Lunch at the Caye is enjoyable and gives one the chance to check out the Booby bird Conservancy, nearly on par with the Blue Hole. Following the footpath through the tropical growth one stumbles upon an observation tower with a vantage point breaking through the canopy of leaves. Usually, there are birds in the nearby vicinity. Hopefully, the Booby birds. After that short hike it’s back to the boat and off to Lighthouse Reef, a dive site that shines above the rest. There, is the epitome of incredible Belizean diving. The coral and creatures are beyond compare. The reef is made of such interesting architecture it seems to have been designed by a mastermind: expanding fans, rolling brain coral, color dappled arches, rivers of wrasse, swim-throughs shimmering with tiny glittering silver sides can simply be summed as magical.

During a one-week stay a night dive is offered. At Turneffe Island Resort dinner is served before the dive. The boat leaves after dark but the captain speeds through the mangroves as confidently as in the daylight. Night dives, as all dives through the resort, are quite easy. The knowledgeable dive master serves as guide and a sharp set of eyes. As active as the ocean life is during the day in Belize, it is surprising to find that there is not much nightlife beyond the bar. However, if the moon is slender, beware the bloodworms. Attracted to flashlights, the worms will swarm like aquatic mosquitos. Although an unpleasant sight, they will not bite. Revenge belongs to the diver who finds a polyp to feed off the pesky critters. Emerging from the night dive is an experience of its own. Below the surface of the water the photo plankton are aglow; above the stars are bright and just as numerous. If the ambiance or the cool atmosphere creates chills, a cup of hot chocolate is sure to bring back the warmth as the boat skims to shore and to something sweet.

After a week of excitement, one can kick back at the Friday beach barbeque. Simmering food at sunset is a satisfying start to the end of a great vacation. After the meal it’s on to the races. Hermit crab races. Pick a winner, make a distinguishing mark on its shell, and its on the mark, get set, go! Watch them scuttle the sand to the proverbial finish line. (The winner is open for interpretation and an open bar is the prize for the winner.)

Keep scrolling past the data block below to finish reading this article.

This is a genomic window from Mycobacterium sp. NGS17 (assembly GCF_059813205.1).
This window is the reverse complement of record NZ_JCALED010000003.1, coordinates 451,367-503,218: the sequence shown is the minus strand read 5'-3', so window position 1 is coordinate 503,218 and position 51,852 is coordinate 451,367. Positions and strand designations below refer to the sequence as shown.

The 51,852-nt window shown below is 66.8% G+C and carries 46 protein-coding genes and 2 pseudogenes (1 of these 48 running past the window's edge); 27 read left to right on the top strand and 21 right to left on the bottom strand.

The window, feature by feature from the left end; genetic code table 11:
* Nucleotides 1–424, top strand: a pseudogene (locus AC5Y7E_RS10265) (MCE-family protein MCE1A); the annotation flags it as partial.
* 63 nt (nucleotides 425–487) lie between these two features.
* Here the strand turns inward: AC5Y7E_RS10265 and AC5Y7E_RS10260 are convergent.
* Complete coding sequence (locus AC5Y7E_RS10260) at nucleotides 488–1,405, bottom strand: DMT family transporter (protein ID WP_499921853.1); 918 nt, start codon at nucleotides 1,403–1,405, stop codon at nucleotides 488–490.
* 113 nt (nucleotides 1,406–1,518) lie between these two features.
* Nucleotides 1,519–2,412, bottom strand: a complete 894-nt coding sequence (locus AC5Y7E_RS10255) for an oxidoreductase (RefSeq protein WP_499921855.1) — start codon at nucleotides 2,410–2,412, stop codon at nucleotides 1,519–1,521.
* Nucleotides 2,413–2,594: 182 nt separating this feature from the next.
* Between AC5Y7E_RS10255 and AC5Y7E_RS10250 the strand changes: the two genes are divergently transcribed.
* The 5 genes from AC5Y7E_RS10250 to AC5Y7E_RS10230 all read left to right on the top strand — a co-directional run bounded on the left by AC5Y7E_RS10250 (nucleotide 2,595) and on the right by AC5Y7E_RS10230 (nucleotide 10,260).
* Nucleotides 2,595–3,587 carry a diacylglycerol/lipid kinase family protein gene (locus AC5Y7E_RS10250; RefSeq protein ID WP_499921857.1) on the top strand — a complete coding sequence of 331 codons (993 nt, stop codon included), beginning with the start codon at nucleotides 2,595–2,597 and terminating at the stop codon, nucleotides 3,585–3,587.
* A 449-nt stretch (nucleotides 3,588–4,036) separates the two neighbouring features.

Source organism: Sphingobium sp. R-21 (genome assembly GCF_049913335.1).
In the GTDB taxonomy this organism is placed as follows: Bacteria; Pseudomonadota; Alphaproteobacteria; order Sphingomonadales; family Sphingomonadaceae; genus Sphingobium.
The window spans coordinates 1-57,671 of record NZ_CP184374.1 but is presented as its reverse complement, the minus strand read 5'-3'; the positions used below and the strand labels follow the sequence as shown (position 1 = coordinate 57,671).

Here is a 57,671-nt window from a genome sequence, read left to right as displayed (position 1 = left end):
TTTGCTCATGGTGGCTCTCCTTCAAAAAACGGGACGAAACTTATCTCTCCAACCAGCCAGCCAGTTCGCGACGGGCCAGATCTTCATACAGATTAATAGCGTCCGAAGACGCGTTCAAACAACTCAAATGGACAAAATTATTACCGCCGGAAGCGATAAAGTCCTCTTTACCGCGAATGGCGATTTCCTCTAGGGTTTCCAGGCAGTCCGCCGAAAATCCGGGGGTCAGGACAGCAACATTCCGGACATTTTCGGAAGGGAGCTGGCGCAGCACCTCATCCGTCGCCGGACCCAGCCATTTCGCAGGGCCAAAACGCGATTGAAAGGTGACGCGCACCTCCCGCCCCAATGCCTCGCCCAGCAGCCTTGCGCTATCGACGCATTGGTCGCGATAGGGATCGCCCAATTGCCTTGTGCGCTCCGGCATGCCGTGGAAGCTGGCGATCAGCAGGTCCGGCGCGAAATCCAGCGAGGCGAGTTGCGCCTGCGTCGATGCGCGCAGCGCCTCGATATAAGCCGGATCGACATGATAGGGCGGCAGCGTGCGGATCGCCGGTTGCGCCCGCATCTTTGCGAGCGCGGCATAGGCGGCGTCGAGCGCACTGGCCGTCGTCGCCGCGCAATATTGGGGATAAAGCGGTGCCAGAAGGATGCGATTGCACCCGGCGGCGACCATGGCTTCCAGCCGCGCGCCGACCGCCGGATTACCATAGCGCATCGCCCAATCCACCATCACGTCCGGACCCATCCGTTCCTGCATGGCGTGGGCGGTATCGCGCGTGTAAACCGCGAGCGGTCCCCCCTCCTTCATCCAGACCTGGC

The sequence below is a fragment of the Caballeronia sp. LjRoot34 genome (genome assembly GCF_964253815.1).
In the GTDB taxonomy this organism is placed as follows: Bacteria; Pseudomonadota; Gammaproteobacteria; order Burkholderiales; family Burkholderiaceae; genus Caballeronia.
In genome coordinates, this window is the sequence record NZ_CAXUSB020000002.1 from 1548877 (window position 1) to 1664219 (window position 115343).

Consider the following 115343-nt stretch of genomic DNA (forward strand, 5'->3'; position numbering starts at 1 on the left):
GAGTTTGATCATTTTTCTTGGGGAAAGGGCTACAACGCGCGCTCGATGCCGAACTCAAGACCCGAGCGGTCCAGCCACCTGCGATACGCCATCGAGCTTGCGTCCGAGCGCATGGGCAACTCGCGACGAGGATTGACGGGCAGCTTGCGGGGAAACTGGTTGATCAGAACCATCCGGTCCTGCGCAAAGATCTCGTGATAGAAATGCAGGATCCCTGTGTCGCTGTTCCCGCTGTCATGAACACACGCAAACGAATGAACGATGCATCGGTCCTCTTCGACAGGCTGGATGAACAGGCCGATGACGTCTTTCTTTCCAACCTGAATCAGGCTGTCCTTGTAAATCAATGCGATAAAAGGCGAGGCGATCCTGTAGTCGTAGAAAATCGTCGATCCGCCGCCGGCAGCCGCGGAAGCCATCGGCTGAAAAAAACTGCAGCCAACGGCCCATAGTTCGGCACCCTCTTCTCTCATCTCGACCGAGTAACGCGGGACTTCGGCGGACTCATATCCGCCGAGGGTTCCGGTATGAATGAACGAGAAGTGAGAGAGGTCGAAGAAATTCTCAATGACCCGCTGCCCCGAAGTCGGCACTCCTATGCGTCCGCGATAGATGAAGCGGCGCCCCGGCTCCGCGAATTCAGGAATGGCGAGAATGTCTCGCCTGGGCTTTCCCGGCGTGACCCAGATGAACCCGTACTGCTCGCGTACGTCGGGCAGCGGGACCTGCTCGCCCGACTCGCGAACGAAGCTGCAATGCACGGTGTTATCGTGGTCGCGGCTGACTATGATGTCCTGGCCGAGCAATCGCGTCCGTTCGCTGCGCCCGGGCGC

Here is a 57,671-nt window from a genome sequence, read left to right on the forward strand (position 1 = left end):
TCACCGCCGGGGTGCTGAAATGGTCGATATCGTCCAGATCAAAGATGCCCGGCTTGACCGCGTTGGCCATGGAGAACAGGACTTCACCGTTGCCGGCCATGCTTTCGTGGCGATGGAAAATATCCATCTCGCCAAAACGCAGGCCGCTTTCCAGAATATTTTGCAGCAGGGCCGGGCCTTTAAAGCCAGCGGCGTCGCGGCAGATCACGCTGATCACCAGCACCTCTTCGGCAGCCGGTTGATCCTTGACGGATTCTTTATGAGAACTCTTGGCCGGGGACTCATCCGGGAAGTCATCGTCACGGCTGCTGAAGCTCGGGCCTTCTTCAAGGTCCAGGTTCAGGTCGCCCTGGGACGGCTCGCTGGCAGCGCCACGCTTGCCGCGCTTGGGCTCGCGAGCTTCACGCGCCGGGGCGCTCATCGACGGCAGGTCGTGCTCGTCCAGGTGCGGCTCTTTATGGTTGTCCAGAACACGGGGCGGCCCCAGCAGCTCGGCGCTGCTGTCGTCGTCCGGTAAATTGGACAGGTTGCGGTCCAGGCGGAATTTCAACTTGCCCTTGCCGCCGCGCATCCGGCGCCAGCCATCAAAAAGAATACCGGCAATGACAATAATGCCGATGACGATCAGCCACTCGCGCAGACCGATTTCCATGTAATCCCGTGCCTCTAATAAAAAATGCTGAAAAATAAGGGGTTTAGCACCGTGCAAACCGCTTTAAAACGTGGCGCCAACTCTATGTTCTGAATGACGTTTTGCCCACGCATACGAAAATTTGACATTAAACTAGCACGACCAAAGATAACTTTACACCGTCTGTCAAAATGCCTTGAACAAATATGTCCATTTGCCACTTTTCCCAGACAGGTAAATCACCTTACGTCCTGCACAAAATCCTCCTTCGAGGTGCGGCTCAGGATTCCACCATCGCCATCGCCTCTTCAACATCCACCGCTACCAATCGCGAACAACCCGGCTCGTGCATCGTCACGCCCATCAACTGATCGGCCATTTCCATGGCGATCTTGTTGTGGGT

At the end of the week one envies the crabs, to crawl inside a piece of Belize and carry it around wherever one goes. However, Belize is burned into the brain (hopefully not into the skin) and checked off the bucket list.

Some Images:

UWConnection

Posted By: Marty

Re: Turneffe Island Resort Trip Report - 12/03/12 02:21 PM


VIDEO: Diving Turneffe, Dolphins Welcome Papa Changa

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Posted By: Marty

Re: Turneffe Island Resort Trip Report - 08/04/13 11:40 AM


Exploring Turneffe's Marine Biodiversity with Dr. Sylvia Earle

Turneffe is Truly a Treasure of Belize --Dr. Sylvia Earle. On a recent trip to Tunreffe Atoll, The Oceanic Society Advior Dr. Sylvia Earle exploring the most biodiverse system of it kind the western hemisphere.




Diving Turneffe Atoll, Belize (2017.May)

Posted By: Marty

Re: Turneffe Island Resort Trip Report - 01/05/14 10:19 AM

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Posted By: Marty

Re: Turneffe Island Resort Trip Report - 03/26/14 11:23 AM

iDive Belize Turneffe Atoll Series

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Posted By: Marty

Re: Turneffe Island - 05/12/14 10:57 AM

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Posted By: Marty

Re: Turneffe Island - 11/08/15 11:23 AM

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Had the great pleasure to explore Turneffe with Sylvia, listen as she speaks about Turneffe Atoll , July 2013. Watch her documentary on Netflix Mission Blue

Posted By: Marty

Re: Turneffe Island - 02/17/17 06:23 AM